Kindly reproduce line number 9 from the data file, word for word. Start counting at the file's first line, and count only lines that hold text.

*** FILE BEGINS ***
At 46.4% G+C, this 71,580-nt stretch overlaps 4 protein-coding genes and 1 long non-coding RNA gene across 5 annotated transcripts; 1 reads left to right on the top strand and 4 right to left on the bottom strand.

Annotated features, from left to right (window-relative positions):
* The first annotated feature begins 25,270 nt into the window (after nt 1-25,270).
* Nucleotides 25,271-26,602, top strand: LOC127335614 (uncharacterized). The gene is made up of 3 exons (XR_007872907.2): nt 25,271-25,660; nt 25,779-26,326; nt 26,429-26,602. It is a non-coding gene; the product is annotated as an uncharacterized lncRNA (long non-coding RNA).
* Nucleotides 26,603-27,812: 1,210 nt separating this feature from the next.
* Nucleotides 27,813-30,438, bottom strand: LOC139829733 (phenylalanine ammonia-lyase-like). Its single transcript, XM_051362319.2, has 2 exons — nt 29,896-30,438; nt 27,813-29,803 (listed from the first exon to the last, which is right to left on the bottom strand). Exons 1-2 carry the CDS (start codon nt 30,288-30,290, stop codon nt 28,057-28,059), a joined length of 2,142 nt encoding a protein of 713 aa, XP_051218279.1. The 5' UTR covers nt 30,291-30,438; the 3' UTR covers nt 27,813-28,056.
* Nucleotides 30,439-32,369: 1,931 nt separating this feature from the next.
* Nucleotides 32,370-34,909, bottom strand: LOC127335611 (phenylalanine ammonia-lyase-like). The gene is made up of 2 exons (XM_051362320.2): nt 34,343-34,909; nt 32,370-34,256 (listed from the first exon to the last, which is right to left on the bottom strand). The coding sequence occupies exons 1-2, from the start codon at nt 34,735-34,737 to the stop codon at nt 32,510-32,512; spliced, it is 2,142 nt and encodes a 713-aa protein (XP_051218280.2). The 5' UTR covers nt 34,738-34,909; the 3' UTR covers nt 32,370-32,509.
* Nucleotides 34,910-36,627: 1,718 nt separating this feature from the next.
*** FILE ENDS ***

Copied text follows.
* Nucleotides 34,910-36,627: 1,718 nt separating this feature from the next.